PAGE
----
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How can I ask a mentor couple to mentor me?

I know a couple who has been an awesome example to me. Should I ask them to help me seek out a good marriage?


I am a 25-year-old woman, and I desire to be married. I am very involved in my church, serving in several places. I feel called to ministry and am pursuing that through my church. I have been a believer since I was 4 years old, but while my mom is a believer, my dad is not.

That is where I feel like I’ve hit a hard spot. I have been pursuing marriage, meaning that I am trying to meet and get to know godly men from my church. I feel like I need to do something more, though. There is an amazing godly couple that has been a blessing in my life, and an awesome example of what the covenant of marriage between God and two people should be. I have been thinking of going to them and asking them to help me seek out that kind of a marriage. I know it sounds strange, but I am so not interested in dating the way the world does. Does this show a lack of discernment? Is it a bad idea simply because this couple is not a part of my “physical” family?

I am still praying about addressing them on the issue. If it is an OK thing to do, how do I approach them about something so personal?


Thanks for writing. I think it’s commendable that you’re going about getting married the way you are. Though it would be ideal to have such input from your parents, as you’ve pointed out, this isn’t always possible. Even if they are on the same page spiritually, distance (geographic, emotional or relational) can interfere.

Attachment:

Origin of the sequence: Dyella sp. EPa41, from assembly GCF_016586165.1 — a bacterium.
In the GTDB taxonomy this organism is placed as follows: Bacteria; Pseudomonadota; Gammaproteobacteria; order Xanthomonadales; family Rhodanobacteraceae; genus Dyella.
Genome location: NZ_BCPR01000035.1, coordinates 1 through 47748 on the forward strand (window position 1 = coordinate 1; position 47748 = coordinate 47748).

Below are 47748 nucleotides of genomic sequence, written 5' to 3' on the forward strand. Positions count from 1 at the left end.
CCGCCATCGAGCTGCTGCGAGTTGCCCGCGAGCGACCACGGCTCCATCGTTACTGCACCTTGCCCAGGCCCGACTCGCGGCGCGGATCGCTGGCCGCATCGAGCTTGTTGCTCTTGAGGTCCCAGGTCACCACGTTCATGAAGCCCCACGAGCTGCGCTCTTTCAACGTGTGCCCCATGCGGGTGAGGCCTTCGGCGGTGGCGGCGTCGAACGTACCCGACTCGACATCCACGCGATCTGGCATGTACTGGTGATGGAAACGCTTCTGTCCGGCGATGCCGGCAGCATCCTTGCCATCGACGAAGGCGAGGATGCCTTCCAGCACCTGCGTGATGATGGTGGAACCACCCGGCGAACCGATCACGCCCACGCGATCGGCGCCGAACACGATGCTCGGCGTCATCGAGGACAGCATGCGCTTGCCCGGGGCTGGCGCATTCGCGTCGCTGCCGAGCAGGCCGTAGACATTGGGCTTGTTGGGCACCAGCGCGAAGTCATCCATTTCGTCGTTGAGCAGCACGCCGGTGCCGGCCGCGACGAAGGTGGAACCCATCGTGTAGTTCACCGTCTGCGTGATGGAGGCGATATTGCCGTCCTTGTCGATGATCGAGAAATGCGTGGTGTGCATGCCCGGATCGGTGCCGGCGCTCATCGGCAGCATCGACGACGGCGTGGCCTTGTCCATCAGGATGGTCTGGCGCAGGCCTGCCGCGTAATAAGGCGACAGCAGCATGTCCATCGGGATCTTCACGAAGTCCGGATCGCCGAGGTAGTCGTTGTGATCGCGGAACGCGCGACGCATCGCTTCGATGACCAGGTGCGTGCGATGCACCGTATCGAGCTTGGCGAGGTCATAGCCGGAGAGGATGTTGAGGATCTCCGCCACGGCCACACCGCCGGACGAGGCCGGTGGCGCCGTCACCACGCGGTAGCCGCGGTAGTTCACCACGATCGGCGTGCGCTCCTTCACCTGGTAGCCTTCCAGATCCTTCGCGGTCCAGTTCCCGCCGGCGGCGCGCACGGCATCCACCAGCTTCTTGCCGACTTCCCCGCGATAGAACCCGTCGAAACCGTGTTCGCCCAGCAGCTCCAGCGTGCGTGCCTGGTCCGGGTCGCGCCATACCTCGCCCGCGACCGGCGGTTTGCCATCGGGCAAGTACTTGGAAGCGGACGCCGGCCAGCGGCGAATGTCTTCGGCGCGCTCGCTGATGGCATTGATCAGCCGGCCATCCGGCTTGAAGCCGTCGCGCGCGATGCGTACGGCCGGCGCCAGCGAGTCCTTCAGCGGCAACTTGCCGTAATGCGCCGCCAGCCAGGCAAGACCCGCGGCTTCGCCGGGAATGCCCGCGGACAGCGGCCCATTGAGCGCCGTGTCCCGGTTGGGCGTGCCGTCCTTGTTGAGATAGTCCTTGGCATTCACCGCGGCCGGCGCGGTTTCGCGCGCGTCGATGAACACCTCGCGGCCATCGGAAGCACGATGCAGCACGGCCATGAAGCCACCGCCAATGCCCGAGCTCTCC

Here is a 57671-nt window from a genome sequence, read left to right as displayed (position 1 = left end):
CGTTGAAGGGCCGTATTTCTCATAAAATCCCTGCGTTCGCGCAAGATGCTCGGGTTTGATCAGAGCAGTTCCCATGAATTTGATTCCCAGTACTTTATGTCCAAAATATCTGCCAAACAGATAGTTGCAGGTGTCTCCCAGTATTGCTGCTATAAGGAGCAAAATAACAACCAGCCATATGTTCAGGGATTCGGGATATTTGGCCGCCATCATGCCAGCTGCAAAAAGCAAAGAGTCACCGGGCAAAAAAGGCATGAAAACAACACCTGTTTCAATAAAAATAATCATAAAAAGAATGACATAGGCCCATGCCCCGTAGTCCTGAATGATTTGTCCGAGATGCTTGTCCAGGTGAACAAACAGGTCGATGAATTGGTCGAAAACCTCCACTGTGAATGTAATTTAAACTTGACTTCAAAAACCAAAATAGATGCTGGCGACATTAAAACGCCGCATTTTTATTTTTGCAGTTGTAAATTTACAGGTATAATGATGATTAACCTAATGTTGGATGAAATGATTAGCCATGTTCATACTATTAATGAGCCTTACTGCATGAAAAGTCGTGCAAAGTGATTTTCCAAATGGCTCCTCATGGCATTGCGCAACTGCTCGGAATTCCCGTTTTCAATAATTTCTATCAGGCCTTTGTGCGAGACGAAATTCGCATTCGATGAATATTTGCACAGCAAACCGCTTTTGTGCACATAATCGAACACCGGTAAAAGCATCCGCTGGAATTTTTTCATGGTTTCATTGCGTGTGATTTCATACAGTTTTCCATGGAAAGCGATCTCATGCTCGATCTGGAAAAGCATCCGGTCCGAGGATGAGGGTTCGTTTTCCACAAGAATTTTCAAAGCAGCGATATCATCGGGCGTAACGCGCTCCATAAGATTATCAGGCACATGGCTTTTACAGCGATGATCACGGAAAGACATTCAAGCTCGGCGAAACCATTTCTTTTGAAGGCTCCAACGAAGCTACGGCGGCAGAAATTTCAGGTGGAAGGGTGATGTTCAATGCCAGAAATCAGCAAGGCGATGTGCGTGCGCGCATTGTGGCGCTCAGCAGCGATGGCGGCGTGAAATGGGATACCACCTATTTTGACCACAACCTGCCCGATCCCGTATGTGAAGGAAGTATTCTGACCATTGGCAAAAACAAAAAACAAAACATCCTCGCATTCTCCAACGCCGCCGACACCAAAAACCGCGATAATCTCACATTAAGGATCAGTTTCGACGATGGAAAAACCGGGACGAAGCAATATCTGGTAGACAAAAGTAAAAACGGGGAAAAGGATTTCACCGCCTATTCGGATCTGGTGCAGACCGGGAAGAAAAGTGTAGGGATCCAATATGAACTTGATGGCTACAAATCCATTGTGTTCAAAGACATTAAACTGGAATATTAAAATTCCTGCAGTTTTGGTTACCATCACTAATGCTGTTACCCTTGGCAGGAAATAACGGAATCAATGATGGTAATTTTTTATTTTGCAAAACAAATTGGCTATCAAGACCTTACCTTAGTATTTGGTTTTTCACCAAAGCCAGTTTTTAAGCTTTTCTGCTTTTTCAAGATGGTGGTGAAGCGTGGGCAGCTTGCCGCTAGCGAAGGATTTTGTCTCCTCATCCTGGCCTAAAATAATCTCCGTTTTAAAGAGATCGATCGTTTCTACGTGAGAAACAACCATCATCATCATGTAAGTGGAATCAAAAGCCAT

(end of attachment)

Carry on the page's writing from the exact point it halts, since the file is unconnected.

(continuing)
Thankfully Paul provided a remedy in the advice he gave in Titus 2. Speaking about the range of ages in any church body, he encouraged the older believers to counsel the younger ones.

Not only is it “an OK thing to do,” I think it’s a great idea to seek out older, wiser Christians for counsel in the area of marriage, as well as the many other life challenges that arise during your 20s and beyond. No matter what season of life we’re in, we can always benefit from wise counsel.

Getting wisdom from someone who’s further down the road is invaluable. And even if they’ve had a bumpy road, they’re able to provide better scouting than your peers — who are typically in the same place you are, still discovering those bumps themselves through trial and error. You never know where a mentor’s insights in the form of advice, open doors and relationships may lead.

One of the keys to a successful mentoring relationship is something you’re already aware of: finding a person, or people, who have strengths in the area you are trying to improve. In your case, that means approaching a couple that models a vibrant, godly marriage to help you in the area of marrying well.

It sounds from your letter that you are already friendly with this couple. If it’s true that you already have a friendship with them, I think the best approach is the direct one. Let them know you desire marriage, that you admire their relationship with one another and that you’ve prayed about the possibility of them mentoring you in this area. Then ask them if they’d pray about it, too.

As you’ll see in the answer that follows this one, the structure doesn’t require formality and the time commitment is variable, based on your needs and their availability.

I wish you well.



Copyright 2006 Candice Watters. All rights reserved.

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About the Author

Candice Watters

Candice Watters is the editor of, a weekly devotional blog helping believers fight the fight of faith by memorizing Scripture. She is the author of Get Married: What Women Can Do to Help it Happen. In 1998, she and her husband, Steve, founded Boundless.


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